"Chaos" implies freedom, adaptability, and flexibility. On the downside, chaos can include recklessness, resentment toward legitimate authority, arbitrary actions, and irresponsibility. Those who promote chaotic behavior say that only unfettered personal freedom allows people to express themselves fully and lets society benefit from the potential that its individuals have within them.

Someone who is neutral with respect to law and chaos has a normal respect for authority and feels neither a compulsion to obey nor a compulsion to rebel. She is honest but can be tempted into lying or deceiving others.

Devotion to law or chaos may be conscious choice, but more often it is a personality trait that is recognized rather than being chosen. Neutrality on the lawful-chaotic axis is usually simply a middle state, a state of not feeling compelled toward one side or the other. Some few such neutrals, however, espouse neutrality as superior to law or chaos, regarding each as an extreme with its own blind spots and drawbacks.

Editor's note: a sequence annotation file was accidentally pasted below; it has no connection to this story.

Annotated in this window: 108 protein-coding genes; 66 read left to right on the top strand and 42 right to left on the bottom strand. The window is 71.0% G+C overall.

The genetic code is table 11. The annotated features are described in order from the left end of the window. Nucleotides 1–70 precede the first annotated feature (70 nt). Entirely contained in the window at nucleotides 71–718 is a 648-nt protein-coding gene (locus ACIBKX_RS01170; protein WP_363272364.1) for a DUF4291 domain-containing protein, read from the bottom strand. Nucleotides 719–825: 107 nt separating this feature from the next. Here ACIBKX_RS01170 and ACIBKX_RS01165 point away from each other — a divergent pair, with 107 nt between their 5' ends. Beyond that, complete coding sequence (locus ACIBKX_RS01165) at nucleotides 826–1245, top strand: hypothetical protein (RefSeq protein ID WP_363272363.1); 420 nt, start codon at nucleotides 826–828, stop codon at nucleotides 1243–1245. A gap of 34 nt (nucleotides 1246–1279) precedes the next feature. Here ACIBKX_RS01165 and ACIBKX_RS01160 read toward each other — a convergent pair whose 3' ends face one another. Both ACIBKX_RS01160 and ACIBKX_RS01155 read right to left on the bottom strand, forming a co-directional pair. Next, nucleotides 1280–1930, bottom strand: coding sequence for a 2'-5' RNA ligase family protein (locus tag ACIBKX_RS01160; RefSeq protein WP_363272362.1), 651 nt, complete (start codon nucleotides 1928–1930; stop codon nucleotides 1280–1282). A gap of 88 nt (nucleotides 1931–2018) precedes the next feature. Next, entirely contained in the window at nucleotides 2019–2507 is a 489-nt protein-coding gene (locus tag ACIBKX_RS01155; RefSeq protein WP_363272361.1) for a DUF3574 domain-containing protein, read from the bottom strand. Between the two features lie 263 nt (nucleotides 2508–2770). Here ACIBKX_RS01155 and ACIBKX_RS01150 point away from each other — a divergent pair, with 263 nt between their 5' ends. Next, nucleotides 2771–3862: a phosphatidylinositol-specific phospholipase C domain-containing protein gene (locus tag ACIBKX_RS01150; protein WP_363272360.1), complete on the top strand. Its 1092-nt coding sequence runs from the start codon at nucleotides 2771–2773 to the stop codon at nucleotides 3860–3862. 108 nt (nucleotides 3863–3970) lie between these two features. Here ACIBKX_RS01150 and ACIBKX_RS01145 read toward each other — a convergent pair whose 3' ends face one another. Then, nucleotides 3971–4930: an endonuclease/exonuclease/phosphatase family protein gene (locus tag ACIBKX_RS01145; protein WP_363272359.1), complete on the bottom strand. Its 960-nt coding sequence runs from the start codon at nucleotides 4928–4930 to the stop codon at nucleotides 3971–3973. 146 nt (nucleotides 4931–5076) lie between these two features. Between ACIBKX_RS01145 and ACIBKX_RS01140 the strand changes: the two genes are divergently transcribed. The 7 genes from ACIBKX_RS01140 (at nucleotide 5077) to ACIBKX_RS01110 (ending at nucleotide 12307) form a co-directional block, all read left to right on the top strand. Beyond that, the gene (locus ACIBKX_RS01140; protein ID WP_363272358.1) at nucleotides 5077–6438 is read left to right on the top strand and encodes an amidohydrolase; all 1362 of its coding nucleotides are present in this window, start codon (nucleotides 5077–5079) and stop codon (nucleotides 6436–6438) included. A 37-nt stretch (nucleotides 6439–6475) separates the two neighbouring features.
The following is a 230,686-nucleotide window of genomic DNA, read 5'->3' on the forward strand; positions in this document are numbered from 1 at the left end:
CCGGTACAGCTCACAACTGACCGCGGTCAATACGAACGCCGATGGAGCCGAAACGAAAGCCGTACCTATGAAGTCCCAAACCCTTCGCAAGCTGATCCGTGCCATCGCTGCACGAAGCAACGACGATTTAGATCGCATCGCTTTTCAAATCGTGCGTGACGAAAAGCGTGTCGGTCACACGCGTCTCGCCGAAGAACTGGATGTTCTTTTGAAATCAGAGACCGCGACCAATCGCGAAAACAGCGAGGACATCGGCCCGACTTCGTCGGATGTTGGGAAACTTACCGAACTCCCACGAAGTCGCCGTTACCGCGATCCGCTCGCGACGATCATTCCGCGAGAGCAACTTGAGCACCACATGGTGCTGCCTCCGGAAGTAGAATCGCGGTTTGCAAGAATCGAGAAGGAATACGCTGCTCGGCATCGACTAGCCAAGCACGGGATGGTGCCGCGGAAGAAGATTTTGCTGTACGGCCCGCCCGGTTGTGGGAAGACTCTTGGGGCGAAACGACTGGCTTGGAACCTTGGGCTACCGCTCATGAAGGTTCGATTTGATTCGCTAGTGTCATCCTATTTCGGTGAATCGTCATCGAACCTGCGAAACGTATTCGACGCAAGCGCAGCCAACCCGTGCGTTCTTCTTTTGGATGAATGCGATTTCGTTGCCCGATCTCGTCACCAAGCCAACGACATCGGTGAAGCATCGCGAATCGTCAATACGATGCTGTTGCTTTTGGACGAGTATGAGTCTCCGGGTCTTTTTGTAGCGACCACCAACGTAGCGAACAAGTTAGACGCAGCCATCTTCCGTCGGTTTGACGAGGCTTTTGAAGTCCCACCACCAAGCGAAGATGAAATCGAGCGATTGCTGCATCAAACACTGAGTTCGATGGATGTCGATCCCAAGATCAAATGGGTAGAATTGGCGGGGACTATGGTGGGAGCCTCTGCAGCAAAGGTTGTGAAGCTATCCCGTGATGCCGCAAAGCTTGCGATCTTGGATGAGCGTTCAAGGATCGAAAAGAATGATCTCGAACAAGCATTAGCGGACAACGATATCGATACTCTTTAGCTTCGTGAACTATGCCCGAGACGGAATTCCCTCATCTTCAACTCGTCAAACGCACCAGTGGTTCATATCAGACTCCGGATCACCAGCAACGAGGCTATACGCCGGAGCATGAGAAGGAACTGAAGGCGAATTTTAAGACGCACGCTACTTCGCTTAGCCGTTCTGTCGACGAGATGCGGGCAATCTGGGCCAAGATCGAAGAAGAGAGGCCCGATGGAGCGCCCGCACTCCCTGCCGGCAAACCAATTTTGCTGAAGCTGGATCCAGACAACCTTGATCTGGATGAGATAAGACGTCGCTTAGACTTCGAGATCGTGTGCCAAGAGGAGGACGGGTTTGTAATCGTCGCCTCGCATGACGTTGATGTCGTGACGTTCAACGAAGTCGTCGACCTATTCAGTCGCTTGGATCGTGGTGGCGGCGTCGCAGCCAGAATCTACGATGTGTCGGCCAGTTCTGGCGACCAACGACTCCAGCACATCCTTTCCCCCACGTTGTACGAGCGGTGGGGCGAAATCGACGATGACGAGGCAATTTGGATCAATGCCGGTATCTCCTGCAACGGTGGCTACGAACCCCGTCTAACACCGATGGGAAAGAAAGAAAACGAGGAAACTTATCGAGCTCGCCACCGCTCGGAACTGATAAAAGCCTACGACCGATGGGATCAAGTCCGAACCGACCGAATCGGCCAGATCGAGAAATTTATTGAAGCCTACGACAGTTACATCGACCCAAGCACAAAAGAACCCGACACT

Animals and other creatures incapable of moral action are neutral. Dogs may be obedient and cats free-spirited, but they do not have the moral capacity to be truly lawful or chaotic.

The Nine Alignments Edit

Nine distinct alignments define all the possible combinations of the lawful-chaotic axis with the good-evil axis. Each alignment description below depicts a typical character of that alignment. Remember that individuals vary from this norm, and that a given character may act more or less in accord with his or her alignment from day to day. Use these descriptions as guidelines, not as scripts